I just saw two migrating sharp-shinned from my office window at work, even though my window faces an interstate and is near an intersection with 3 other interstates. Although I’ve only been in this location about 6 weeks, I have been surprised at what I can see here and around the grounds. Across the interstate and behind the restaurants is a thin line of mature trees. Hardly a day goes by without a sighting of the local red-tailed hawk. The office grounds have a wild edge at the property line where butterflies are common. I’ve seen monarch butterflies migrating past the window, and swallowtails, sulfers and cabbage whites in the edge growth. My office bird list is small but growing.

Nature somehow manages to survive, many times, all around us in very non-natural settings. And yet many people simply don’t pay attention or notice much of anything that happens outside buildings. Yesterday, while sitting at lunch with several colleagues, one expressed amazement that two others of us knew what a mallard was. She thought they were just “ducks.” I thought everyone, from kindergartners on up, would know what a mallard was. I’m constantly amazed at how little often intelligent people know about the world outside.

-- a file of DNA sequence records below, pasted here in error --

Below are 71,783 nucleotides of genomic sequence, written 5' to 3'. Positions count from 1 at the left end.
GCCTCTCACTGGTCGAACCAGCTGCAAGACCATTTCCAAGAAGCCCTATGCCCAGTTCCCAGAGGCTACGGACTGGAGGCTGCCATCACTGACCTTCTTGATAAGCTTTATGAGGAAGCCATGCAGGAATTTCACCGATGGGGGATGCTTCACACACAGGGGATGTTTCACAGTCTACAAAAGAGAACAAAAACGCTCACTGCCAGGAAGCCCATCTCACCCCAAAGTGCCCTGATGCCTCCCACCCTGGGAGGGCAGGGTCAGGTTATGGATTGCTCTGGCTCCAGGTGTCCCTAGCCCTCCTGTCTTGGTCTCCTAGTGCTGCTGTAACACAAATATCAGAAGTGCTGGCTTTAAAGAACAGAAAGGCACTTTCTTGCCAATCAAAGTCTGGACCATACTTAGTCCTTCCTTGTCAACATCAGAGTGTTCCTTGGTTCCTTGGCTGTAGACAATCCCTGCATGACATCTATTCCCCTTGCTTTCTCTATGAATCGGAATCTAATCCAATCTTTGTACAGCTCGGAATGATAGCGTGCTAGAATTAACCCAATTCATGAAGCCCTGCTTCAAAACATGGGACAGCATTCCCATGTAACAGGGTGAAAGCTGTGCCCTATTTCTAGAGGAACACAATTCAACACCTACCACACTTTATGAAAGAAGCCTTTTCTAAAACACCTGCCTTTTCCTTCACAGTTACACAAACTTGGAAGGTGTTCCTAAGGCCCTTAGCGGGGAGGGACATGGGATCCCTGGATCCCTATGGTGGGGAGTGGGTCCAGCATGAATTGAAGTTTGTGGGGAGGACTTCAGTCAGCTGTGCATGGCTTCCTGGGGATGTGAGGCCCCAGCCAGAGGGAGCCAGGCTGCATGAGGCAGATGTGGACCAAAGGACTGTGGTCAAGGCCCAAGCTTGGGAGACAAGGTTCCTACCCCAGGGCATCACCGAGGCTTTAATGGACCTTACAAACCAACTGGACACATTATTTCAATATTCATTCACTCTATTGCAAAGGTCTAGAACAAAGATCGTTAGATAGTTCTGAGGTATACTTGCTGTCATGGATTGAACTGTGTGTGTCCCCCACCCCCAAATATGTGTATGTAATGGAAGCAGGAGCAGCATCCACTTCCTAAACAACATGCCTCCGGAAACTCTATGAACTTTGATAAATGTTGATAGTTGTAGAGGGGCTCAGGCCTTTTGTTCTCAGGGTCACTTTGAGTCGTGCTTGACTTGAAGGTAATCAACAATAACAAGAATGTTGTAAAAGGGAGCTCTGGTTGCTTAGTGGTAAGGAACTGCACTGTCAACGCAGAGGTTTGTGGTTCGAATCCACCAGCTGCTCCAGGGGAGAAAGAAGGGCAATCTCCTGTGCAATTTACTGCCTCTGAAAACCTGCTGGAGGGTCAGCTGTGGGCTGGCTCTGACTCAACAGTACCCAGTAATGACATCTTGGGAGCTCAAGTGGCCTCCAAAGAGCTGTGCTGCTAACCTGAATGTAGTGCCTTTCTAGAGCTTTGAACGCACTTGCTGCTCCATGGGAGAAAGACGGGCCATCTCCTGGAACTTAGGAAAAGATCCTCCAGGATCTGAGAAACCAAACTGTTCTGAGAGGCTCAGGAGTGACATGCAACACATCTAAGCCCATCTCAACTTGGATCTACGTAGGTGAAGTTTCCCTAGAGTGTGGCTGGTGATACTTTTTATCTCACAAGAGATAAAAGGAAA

The sky remained overcast last evening, so I had no opportunity to look for aurora borealis, though the preliminary report this morning is that the solar storm didn’t produce the widespread auroras that were hoped for.

Thursday, September 15, 2005

Curses, foiled again!

No, the backpack trip to Pa.'s Grand Canyon is still on.

I was foiled in looking for aurora borealis last night. After 2 solid weeks of cloudless weather, it naturally clouded up on the day auroras were predicted for the lower latitudes. A second chance to see auroras is possible tonight.

Also foiled were hundreds of hawkwatchers in the eastern part of the country. Yesterday was uniformly terrible for broadwinged hawk migration throughout the region. Normally, yesterday would have been a day of building migration numbers but the weather wasn't cooperative. SW winds in New England kept the birds in place. Numbers from the northern hawkwatches indicate the birds are still north of the New England sites. Currently, there's an approaching front to the west and a stalled hurricane to the south. So for the moment, migration is moving very slowly. At this rate, the best day in southern Pa. is likely to be Saturday afternoon or possibly even Sunday. East winds today further north are likely to keep migration slow there today as well. Friday seems to have rain associated with it, possibly lasting into Saturday. Until the hawks move in the north, we won't see them here in the mid-Atlantic states. I suspect the birds will move, big time, on Saturday, but it's possible they won't arrive here until Sunday. more later.

Wednesday, September 14, 2005